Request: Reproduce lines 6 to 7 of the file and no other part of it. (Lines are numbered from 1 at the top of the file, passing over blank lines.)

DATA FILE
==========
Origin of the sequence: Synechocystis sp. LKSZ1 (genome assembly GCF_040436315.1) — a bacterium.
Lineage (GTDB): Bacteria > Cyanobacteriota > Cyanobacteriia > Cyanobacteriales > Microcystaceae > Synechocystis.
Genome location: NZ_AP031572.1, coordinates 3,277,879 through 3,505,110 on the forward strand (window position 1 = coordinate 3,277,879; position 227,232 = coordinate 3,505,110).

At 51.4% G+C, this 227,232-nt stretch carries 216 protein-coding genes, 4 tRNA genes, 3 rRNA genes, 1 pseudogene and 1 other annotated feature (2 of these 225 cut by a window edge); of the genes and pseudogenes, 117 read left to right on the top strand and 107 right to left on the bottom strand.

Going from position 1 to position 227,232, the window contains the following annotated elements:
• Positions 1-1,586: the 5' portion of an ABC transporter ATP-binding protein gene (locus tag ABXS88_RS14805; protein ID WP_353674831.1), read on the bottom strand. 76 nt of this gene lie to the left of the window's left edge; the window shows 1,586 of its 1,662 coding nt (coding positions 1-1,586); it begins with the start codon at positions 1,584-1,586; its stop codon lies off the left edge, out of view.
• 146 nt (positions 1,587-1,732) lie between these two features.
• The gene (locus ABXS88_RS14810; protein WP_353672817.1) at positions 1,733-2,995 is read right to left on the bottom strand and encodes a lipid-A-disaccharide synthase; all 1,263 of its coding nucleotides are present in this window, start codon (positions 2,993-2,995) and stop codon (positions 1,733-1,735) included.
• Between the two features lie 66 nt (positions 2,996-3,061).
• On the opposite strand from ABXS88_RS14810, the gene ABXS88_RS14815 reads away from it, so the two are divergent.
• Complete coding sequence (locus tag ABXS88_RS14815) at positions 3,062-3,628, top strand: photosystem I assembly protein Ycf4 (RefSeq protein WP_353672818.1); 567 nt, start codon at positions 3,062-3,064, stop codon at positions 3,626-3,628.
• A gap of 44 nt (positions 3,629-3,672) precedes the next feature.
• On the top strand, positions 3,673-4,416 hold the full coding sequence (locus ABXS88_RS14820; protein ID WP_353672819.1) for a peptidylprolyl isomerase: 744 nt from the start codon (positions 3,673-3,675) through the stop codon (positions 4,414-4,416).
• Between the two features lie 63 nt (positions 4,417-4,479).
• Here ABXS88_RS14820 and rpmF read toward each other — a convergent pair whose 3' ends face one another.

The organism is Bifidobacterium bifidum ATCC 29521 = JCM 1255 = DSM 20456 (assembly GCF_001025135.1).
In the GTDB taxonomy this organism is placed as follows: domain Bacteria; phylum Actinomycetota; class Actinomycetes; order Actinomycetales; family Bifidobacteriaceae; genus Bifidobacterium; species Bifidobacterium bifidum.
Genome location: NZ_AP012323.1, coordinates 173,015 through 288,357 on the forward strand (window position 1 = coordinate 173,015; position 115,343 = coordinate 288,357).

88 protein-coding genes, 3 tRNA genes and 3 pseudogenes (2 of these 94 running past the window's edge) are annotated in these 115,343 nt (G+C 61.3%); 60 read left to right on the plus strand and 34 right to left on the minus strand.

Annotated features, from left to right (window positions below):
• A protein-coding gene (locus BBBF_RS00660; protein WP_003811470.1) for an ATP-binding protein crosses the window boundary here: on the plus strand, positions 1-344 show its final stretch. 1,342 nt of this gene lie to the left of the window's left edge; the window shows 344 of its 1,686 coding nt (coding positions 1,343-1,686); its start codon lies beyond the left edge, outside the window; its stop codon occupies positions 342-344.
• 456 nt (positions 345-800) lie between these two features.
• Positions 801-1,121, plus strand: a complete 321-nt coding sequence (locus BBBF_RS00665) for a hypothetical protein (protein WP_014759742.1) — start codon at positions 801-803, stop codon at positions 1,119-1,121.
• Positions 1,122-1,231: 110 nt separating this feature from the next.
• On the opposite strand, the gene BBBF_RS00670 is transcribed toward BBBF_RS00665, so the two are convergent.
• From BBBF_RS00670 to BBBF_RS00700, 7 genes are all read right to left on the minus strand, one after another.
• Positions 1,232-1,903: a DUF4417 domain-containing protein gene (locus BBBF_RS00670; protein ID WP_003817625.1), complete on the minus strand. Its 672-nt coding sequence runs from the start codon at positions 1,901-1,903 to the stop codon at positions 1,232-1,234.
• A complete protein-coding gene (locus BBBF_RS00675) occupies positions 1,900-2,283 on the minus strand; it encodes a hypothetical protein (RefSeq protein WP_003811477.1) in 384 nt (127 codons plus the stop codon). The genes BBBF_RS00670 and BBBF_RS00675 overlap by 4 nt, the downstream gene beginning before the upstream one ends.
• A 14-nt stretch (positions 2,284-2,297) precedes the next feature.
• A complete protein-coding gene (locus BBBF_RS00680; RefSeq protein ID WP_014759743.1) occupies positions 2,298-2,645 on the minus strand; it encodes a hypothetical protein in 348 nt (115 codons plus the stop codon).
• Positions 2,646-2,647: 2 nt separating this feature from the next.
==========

• Positions 1-1,586: the 5' portion of an ABC transporter ATP-binding protein gene (locus tag ABXS88_RS14805; protein ID WP_353674831.1), read on the bottom strand. 76 nt of this gene lie to the left of the window's left edge; the window shows 1,586 of its 1,662 coding nt (coding positions 1-1,586); it begins with the start codon at positions 1,584-1,586; its stop codon lies off the left edge, out of view.
• 146 nt (positions 1,587-1,732) lie between these two features.